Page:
We are therefore in an impossible situation, unable to dream either of a past or of a future state of affairs. The situation has literally become definitive – not finite, infinite, or defined but de-finitive, i.e., deprived of its end, pilfered. Consequently, the distinctive sentiment of the definitive, with its pull towards a paradisaic state of affairs, is melancholy. Whereas in the case of mourning, things find their end and, with it, the possibility of an eventual return, in melancholy we no longer hold on to the premonition of the end or of a return, all we are left with is the resentment [ressentiment] of disappearance. It’s a bit like the twilight [crepuscular] profile of the turn of this century, the double-faced Gestalt of a linear order, of progress on the one hand, of regression of goals and values, on the other.
To oppose this movement in both directions at once, there is the utterly improbable, and certainly unverifiable, hypotheses of a poetic reversibility of events and the only proof we have of it is the possibility of this in language.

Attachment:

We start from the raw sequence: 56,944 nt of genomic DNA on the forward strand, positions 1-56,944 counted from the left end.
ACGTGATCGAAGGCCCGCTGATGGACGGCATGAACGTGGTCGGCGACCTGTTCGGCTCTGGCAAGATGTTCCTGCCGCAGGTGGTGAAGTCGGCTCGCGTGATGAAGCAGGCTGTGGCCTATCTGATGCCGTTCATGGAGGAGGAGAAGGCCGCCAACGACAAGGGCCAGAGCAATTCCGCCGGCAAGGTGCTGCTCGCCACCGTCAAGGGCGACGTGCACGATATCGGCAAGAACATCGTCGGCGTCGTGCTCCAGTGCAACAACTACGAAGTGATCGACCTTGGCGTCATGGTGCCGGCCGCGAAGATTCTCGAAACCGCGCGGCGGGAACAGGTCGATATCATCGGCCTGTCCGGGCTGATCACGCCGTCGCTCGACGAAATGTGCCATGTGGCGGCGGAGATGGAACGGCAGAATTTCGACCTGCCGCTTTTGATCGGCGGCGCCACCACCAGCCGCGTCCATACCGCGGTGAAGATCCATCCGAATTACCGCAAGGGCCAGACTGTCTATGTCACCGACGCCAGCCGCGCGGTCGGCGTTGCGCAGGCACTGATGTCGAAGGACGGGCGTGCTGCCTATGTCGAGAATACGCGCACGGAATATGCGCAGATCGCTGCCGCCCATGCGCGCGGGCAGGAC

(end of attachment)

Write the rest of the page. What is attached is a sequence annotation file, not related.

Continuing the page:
Poetic form is not far removed from chaotic form. Both of them disregard the law of cause and effect. If, in the theory of Chaos, we substitute sensitive reliance upon initial conditions for susceptible dependency upon final conditions, we enter upon the form of predestination, i.e., that of destiny. Poetic language itself abides in predestination, in the imminence of its own end, and thrives on the reversibility of the end in the beginning. In this sense, it is predestined – an unconditional event without any signification or consequence, one that flourishes singularly in the vertigo of its final resolution.
Although this is obviously not the form of our current history, there is, nevertheless, an affinity between the immanence of poetic unfolding and the immanence of our current chaotic progression as events themselves are without any signification or consequence, and because effect stands in for the cause, we have arrived at a point where there are no longer any causes, all we are left with are effects. The world presents itself to us, effectively. There is no longer any reason for it, and God is dead.
If all that remains are effects, we are in total illusion (which is also that of poetic language). If effect is to be found in the cause, or the beginning is in the end, then the catastrophe is behind us. This is the exclusive privilege of our epoch, i.e., the reversal of the sign of catastrophe. This liberates us from all possible future catastrophes, and also exempts us from all responsibility pertaining to it. An end to all preventive psychosis, no more panic, no more remorse! The lost object is behind us. We are free from the Last Judgment.